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A "bolt-from-the-blue" CBN (chemical, biological or even nuclear) attack on Israel launched with the expectation of city-busting reprisals might not necessarily exhibit irrationality or madness. Within such an attacking state's particular ordering of preferences, any presumed religious obligation to annihilate the "Zionist Entity" could represent the overriding value.
For Israel's Anglo olim (immigrants), the name Givat Shmuel conjures up a marriage scene to rival that of New York's Stern University for Women. Home to hundreds of young English-speakers studying at the adjacent Bar-Ilan University, Givat Shmuel has produced a vibrant, growing community of overseas students – and a reputation for their enthusiastic coupling. Each year, the community watches as many new couples are formed, engagements are announced and weddings are celebrated.
It is time to look behind the news. Operation Iraqi Freedom is officially concluded; U.S. operations in Afghanistan are reportedly moving in a similar direction. More generically, however, debate about combat operations, strategy and tactics remains ongoing.
In strategy and law, war, terrorism and genocide are not mutually exclusive. Now, following the “Arab Spring,” even as the usual suspects maintain their explicitly genocidal threats against Israel, certain “progressive” Jews proudly lead various rallies and publications for "peace” and “democracy” in the Middle East. Such “progress,” we might learn from Roman Polanski’s film “The Pianist,” could only be fashioned upon yet another generation of Jewish corpses.
On the surface, “The Pianist” is “merely” the true tale of a talented Jewish musician, Wladyslaw Szpilman, caught up in the unfathomable depths of Nazi occupation and terror. More profoundly, of course, it is a disturbing visual microcosm of the generic human struggle between good and evil, a titanic contest that is sometimes utterly clear but at other times distressingly “gray."
President Obama continues to favor the creation of a "nuclear weapons-free world." This explicit preference is more than naive; it is also undesirable in principle. For Israel, in particular, Obama's solution could likely open the doors to unendurable enemy aggressions. However unintended, therefore, it could become an utterly Final Solution.
It would be unreasonable for Israel to draw any comfort from an argument that Iranian intentions are effectively harmless. Rather, such intentions could impact capabilities decisively over time. Backed by appropriate nuclear weapons, preemption options must somehow remain open and viable to Israel, augmented, of course, by appropriate and complementary plans for cyber-defense and cyber-warfare.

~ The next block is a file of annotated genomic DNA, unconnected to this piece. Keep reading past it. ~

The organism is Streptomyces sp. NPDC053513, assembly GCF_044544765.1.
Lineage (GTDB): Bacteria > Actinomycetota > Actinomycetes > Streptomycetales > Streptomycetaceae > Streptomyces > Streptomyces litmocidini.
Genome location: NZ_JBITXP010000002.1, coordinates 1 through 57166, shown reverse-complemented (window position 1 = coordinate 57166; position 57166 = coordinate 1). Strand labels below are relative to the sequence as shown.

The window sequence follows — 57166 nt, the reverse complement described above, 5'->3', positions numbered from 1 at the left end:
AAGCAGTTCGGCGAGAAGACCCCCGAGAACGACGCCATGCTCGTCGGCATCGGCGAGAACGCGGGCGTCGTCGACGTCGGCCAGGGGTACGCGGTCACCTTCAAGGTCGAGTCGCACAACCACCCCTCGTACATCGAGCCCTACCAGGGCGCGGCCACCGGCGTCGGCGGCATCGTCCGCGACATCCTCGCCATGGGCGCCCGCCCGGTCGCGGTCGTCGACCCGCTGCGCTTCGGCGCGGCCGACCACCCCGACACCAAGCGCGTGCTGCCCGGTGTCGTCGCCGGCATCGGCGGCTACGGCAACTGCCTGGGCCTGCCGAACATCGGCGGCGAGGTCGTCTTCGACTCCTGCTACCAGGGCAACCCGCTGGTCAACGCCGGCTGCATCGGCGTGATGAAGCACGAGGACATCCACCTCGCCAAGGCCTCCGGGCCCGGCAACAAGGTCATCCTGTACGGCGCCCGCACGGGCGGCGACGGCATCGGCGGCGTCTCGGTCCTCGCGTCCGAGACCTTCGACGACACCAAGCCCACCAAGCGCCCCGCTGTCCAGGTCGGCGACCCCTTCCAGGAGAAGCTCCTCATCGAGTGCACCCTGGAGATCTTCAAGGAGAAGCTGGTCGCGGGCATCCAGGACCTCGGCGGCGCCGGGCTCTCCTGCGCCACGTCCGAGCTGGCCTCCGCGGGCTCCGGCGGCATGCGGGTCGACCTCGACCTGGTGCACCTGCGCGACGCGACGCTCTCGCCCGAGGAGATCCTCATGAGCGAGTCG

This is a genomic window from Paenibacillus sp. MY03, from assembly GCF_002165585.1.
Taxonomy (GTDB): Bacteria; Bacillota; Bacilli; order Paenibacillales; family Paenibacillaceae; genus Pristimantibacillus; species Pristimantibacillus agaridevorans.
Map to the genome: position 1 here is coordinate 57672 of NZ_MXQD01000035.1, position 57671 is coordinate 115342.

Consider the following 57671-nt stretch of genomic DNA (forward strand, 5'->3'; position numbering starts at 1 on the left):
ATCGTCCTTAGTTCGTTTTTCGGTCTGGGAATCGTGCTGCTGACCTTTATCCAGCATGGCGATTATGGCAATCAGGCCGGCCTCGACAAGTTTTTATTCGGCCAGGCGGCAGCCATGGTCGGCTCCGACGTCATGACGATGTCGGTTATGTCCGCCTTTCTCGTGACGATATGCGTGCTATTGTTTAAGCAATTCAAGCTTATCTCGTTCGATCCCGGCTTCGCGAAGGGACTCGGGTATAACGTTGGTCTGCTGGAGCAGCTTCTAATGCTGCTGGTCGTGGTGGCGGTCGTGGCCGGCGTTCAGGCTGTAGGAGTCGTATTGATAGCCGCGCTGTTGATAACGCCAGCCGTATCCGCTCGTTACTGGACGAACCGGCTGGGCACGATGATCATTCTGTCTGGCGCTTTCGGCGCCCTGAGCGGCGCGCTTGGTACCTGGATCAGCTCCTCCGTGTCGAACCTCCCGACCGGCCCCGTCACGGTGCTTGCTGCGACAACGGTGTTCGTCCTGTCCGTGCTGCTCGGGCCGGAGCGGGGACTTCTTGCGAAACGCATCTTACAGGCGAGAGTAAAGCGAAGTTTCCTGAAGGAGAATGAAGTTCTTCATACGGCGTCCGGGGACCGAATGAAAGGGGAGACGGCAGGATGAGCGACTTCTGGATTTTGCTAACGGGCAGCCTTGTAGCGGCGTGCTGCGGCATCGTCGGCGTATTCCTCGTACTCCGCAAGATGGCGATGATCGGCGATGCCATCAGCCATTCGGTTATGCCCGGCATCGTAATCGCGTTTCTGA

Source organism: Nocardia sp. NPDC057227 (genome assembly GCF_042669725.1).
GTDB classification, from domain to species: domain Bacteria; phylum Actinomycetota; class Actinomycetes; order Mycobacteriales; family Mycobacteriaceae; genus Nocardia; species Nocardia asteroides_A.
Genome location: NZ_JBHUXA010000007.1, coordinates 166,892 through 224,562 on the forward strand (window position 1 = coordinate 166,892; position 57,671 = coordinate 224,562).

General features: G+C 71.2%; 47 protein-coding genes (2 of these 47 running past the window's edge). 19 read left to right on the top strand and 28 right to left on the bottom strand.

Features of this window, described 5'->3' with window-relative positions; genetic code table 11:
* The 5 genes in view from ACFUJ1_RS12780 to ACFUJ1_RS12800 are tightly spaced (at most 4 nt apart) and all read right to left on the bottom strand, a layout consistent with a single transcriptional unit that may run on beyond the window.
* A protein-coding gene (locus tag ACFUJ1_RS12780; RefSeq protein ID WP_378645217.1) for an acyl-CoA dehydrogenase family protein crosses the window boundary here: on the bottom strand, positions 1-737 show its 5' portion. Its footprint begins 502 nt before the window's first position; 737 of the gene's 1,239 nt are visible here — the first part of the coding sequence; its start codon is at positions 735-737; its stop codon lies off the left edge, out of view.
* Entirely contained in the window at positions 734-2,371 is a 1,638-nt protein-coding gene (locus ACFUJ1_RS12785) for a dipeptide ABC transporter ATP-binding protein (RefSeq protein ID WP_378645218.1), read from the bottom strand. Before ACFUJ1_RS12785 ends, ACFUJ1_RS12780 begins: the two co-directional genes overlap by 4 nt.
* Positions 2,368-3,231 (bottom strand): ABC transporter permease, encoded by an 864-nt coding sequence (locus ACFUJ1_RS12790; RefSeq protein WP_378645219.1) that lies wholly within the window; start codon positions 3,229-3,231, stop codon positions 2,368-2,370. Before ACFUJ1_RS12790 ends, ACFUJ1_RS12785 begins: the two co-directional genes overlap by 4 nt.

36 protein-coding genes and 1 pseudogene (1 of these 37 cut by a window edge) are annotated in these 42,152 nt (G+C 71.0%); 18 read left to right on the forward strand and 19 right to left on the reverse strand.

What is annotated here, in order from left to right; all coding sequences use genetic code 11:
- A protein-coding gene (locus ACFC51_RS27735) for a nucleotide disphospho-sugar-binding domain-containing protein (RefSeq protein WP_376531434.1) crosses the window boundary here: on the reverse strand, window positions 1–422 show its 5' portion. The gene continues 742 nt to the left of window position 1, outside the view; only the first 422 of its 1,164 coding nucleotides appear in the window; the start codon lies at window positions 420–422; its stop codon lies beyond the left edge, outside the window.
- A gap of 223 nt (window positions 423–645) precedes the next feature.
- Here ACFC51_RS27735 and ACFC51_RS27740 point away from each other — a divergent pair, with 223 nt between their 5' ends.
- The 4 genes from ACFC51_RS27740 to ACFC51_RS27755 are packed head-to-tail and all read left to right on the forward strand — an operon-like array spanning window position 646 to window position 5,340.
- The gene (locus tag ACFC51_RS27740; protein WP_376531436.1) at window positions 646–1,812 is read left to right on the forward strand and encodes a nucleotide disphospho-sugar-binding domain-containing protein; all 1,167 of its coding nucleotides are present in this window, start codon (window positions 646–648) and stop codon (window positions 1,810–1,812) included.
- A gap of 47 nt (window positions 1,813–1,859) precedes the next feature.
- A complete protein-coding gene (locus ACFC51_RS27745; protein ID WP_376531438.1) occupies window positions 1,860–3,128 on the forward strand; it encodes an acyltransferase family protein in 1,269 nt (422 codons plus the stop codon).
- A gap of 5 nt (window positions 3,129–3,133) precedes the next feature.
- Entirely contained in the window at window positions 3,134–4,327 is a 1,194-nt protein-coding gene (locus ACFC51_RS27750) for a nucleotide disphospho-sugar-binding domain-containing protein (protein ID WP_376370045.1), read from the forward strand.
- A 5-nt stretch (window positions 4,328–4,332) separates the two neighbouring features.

For forty years I have studied the stunningly complex problem of enemy rationality, especially in certain earlier published writings concerning the particular nuclear threat from Iran.
As only a distinctly last resort, Israel needs nuclear weapons for nuclear war fighting.
Jorge Luis Borges, the very special Argentine writer and philosopher, sometimes identified himself as a Jew. Although lacking any apparent basis in halacha, he clearly felt himself to be a kindred spirit: “Many a time I think of myself as a Jew,” he is quoted in Willis Barnstone’s, Borges at Eighty: Conversations (1982), “but I wonder whether I have the right to think so. It may be wishful thinking.”
“Everything in this world exudes crime,” says Baudelaire, “the newspapers, the walls, and the face of man.” But this “face” does not belong solely to what classic seventeenth-century international law scholar Hugo Grotius called “men of deplorable wickedness.”
According to ancient Jewish tradition, one that certain Talmudists trace back to the time of Isaiah, the world rests upon thirty-six just men, the Lamed-Vav tzaddikim.
We have seen this movie before. Already, Herman Cain is off the front pages, but there will remain readily accessible political scandals to enjoy in the wings. Ironically, whatever the particulars of these chronic humiliations, all of them will commonly disclose far more serious shortcomings about their "audience" than about their subjects.
A nephew of Rav Joseph B. Soloveitchik, zt”l, Rabbi Meiselman learned Torah on a daily basis with his uncle for more than a decade. Rabbi Meiselman has just finished writing a book (as yet untitled) on Torah and science due to be published in the next few months.
"In Bin Laden Announcement, Echoes of 2007 Obama Speech," declared the headline in The New York Times. It's difficult to find a newspaper that has demonstrated a worse pro-Obama and anti-Bush bias than The New York Times, especially when dealing with the War on Terror.
Former president Jimmy Carter told NBC News last week that his work at home and abroad has been "superior" to other presidents. "I feel that my role as a former president is probably superior to that of other presidents," Carter assessed. "Primarily because of [my] activism and the injection of working at the Carter Center and in international affairs, and, to some degree, domestic affairs."
Rarely does a week pass without my encountering brilliant commentary from Melanie Philips in the international media on a variety of subjects, among them human rights, anti-Semitism, human evolution, science, multiculturalism, freedom of speech and political responsibility. The primary target of her keen eye however, is Islam - Islamic terrorism, shariya law, Islamic education and methods of indoctrination.